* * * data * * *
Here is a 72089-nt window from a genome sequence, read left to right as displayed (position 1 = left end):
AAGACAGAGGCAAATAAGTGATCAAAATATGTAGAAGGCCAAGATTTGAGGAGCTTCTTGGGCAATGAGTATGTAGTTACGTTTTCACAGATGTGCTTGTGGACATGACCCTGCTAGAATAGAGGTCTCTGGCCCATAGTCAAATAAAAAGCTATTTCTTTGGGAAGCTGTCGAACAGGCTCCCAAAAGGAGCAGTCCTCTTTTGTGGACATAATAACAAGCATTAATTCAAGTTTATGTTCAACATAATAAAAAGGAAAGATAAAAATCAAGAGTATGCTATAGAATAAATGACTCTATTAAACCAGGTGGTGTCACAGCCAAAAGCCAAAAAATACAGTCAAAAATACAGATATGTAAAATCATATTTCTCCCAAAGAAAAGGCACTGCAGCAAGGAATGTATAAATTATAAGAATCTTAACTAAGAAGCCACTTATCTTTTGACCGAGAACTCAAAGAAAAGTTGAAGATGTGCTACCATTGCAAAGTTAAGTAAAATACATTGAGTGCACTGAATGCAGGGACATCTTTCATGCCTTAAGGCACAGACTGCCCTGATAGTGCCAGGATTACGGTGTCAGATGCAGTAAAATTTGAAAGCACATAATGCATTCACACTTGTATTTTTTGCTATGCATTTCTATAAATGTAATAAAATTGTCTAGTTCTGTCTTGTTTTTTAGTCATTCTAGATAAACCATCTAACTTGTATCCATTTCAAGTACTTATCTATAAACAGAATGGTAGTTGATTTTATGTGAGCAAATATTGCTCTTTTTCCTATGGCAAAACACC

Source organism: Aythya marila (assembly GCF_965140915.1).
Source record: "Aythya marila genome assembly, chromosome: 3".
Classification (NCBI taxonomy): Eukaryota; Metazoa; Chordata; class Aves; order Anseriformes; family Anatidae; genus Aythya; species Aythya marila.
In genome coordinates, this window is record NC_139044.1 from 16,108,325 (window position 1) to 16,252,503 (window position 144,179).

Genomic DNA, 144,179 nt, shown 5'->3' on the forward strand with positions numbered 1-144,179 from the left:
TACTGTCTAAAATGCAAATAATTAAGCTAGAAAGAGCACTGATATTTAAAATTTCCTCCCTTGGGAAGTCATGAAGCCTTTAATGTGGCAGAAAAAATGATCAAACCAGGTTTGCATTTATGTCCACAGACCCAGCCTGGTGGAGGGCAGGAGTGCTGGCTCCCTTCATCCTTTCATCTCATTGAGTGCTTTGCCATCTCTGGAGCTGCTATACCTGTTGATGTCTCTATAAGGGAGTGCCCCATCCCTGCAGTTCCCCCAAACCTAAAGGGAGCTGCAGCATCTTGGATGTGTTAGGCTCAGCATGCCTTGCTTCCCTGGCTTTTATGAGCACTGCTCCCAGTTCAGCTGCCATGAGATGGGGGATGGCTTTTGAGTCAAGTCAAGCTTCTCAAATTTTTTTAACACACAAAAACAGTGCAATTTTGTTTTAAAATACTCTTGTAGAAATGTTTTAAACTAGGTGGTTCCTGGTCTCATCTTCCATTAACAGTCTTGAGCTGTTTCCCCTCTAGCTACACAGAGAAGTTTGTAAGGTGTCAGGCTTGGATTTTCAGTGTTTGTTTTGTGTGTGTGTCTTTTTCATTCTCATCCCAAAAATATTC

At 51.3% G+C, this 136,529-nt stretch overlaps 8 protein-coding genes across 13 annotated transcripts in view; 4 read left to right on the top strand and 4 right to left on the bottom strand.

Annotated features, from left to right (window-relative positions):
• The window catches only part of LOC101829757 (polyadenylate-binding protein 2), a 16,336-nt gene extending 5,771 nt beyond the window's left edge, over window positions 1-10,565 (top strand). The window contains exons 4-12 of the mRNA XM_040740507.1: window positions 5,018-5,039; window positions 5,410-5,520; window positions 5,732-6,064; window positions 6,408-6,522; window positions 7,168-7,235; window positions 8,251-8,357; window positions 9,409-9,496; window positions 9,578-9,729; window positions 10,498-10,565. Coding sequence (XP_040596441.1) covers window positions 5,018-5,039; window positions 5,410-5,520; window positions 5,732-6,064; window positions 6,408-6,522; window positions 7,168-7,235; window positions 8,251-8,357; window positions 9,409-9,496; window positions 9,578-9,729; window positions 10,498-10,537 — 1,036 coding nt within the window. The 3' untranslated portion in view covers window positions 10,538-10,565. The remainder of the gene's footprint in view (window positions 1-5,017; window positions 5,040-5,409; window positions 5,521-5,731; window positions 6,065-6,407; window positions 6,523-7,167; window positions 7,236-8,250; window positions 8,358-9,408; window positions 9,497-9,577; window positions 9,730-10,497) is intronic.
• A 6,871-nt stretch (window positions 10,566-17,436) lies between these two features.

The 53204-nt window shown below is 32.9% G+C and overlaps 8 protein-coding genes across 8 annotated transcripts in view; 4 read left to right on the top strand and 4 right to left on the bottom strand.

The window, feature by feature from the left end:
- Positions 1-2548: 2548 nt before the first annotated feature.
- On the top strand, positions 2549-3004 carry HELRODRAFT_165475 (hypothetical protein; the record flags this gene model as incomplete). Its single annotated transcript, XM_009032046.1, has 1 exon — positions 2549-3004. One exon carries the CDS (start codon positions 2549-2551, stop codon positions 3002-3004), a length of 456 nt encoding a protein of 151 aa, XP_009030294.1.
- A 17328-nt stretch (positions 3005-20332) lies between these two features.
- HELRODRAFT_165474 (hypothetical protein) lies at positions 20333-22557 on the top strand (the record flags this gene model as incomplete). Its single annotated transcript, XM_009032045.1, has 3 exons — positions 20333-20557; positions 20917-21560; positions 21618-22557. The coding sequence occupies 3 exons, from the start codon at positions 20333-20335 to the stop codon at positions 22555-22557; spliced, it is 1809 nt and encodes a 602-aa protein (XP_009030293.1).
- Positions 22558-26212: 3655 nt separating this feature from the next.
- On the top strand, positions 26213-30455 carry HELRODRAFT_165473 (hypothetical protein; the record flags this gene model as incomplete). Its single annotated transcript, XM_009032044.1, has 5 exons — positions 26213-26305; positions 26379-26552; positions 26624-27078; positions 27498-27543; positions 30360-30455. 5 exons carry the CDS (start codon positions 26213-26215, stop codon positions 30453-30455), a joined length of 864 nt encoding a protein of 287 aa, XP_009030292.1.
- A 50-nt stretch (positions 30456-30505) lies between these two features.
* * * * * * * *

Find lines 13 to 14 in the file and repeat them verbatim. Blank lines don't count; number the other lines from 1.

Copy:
The 53204-nt window shown below is 32.9% G+C and overlaps 8 protein-coding genes across 8 annotated transcripts in view; 4 read left to right on the top strand and 4 right to left on the bottom strand.

The window, feature by feature from the left end: